Songwriting comes easy for the Brooklyn-born , Haiti raised Grammy award winning Stacy Barthe who scored her first professional opportunity while working as an intern for Jive Records when she was a student at St. John’s University.
After collaborating with Hit-Boy, Barthe gradually built a discography with credits for Rihanna, Katy Perry, Britney Spears, and Brandy. She began her gradual ascent in the music industry as a songwriter in 2007 when she signed with Universal Music Publishing Group and wrote “Blur” for Britney Spears’ “Circus” album. Stacy soon became a frequently spotted name on composer credits for songs by high-profile artists such as Cheryl Cole (“Heaven”), Katy Perry (“Hummingbird Heartbeat”), Rihanna (the number seven hit “Cheers [Drink to That]”), Kelis (“22nd Century”), Estelle (“Speak Ya Mind”), Alicia Keys (two songs on Girl on Fire), and T.I. (“Sorry”).
Miley Cyrus’s song “Adore You,” the first track on her Bangerz album, was not originally intended for the pop star. Stacy penned the ballad for herself, and planned to include it on one of her projects, but Cyrus was determined to record the ballad. “It was supposed to be the first track on [my EP] P.S. I Love, and when Miley heard it she was like, ‘Um, I need that,’” Barthe explains during an exclusive interview with Yahoo Music. “And then I was like, ‘Babe, it’s the first song on my EP.’ So she doubled back with the producer, they cut it on their own, and she let me hear it. And she was like, ‘Before you shoot me down, just hear it.’ And she killed it, so I was like, ‘Anybody who’s going to go through that much trouble to get the song, babe, you can have it.”
Stacy eventually turned a collection of her unused songs into her 2011 debut EP, “Sincerely Yours, Stacy Barthe,” and put out additional sets. As a solo artist, she has released a number of independent projects, including “Sincerely Yours” (2011), “Stacy Barthe” (featuring appearances from Frank Ocean and Luke James, 2010), “In the Inbetween” (2012), and “P.S. I Love You” (2013). On March 12, 2015, French future house producer Tchami released the song “After Life” which featured Stacy’s vocals, and received over 8 million plays on SoundCloud as of April 2016. Now it is well over 30 million.
Continuing her interstellar trajectory, Stacy signed to the storied Motown label and released “BEcoming” (2015) which features Common and also a duet with John Legend who is co-executive producer. The production transcends traditional R&B to include a sophisticated blend of classical, rock, folk, and pop music that at times is reminiscent of Ella Fitzgerald, Nina Simone, Sade, Tracy Chapman, Bjork, and India.Arie. The lyrical content, however, deals with the heavy issue of self-esteem. Barthe recounts a suicide attempt on opening track, “My Suicide Note”; grapples with insecurities elsewhere; and eventually moves to a better place on “Find It,” which urges her audience to “find a new way to live.” She takes an equally uplifting perspective on “Flawed Beautiful Creatures,” which is also the theme song of the television show “Being Mary Jane” starring Gabrielle Union. In July 2015, Stacy’s album “BEcoming” reached number 92 on the Billboard 200.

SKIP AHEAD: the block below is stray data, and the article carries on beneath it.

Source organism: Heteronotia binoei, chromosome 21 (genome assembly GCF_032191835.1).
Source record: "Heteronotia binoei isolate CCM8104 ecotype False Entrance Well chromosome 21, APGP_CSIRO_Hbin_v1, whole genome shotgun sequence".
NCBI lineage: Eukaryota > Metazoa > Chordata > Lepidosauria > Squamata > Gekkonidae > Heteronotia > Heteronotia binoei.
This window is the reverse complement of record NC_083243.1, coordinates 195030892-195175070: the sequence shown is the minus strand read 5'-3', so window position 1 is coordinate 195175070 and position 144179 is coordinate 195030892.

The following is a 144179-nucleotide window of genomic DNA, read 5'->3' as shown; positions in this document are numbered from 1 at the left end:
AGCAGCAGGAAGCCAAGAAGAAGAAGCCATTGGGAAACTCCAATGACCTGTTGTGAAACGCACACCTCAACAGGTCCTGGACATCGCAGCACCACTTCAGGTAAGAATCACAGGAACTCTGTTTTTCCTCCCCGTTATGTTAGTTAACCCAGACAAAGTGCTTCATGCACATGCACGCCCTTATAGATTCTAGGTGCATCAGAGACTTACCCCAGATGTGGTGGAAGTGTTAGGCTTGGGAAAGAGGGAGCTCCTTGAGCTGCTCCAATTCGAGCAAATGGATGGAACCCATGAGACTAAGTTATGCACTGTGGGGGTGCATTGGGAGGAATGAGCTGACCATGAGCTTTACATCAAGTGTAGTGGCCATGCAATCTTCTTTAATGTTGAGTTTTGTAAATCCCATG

In the following years, Stacy would expand her repertoire to encompass music beyond R&B including hip hop songs with iconic rappers like Nipsey Hustle in America, EDM songs with superstar DJs like David Guetta in Europe, dancehall songs with major MCs like Shaggy in the Caribbean, and Afrobeats songs with African legends D’Banj and Tiwa Savage. With too many accolades to mention during the global expansion of Stacy’s sound across various musical genres, a near sacred project that she wrote and sang on Nipsey Hussle’s “Victory Lap” (2019) went platinum in early 2020 following his untimely passing. When Stacy bumped into Beyoncé at rapper Nipsey Hussel’s funeral in LA in April 2019, it led to her being invited to pen songs at a writing camp at Beyoncé’s studio. The project? “The Lion King: The Gift”. On her birthday, Stacy wrote (the day the album was also released):
“Dear Beyonce, I had given up on songwriting. You changed that for me when I reconnected with you at @nipseyhussle ‘s funeral. Life was taken and then given. This gift reminded me of why I do this. We’re part of something way bigger.”
Selected from literally 100s of songs, Stacy’s compositions, “Bigger” and “Brown Skin Girl” were chosen for “The Gift”.
If this wasn’t enough for the talented Stacy Barthe, on March 18, 2020, at the onset of the COVID-19 pandemic, the New York Post selected “BEcoming” as one of the “10 albums to crank up while coronavirus has you stuck at home” as NYC was the epicenter of the coronavirus at the time and now has flattened the curve while other states reach record infections; based on the poignant messages of her heartfelt songwriting, perhaps Stacy’s music played a part in NYC finding its healing thru her music. Now, back in NYC and faced with a world of pandemic, racial injustice, and other unprecedented global challenges, Stacy has teamed up with fellow Grammy-nominated artist Jimmy Cozier and newcomer ESKOH (“Every SItuation Kan Offer Hope) to create and release the soundtrack for our present trying times. Among her new releases, “Shoot” (2020) epitomizes the sentiment of people of color in the face of brutal police violence and systemic racism. Deep, resilient and grounding, “Shoot” keeps the pace of the movement as steady as a heartbeat. Stacy always adds clarity and drama to anything she lends her voice to; this slave-spiritual-channeling protest anthem is no exception. “I don’t know ’bout y’all / But my back got tired/ Tired of buildin’ this country up / Still they tell us we ain’t enough / Tired of all of these buildings/ Rather be dead than mistreated / So tonight I’m leaving / Thinkin’ bout 10 in the evening.”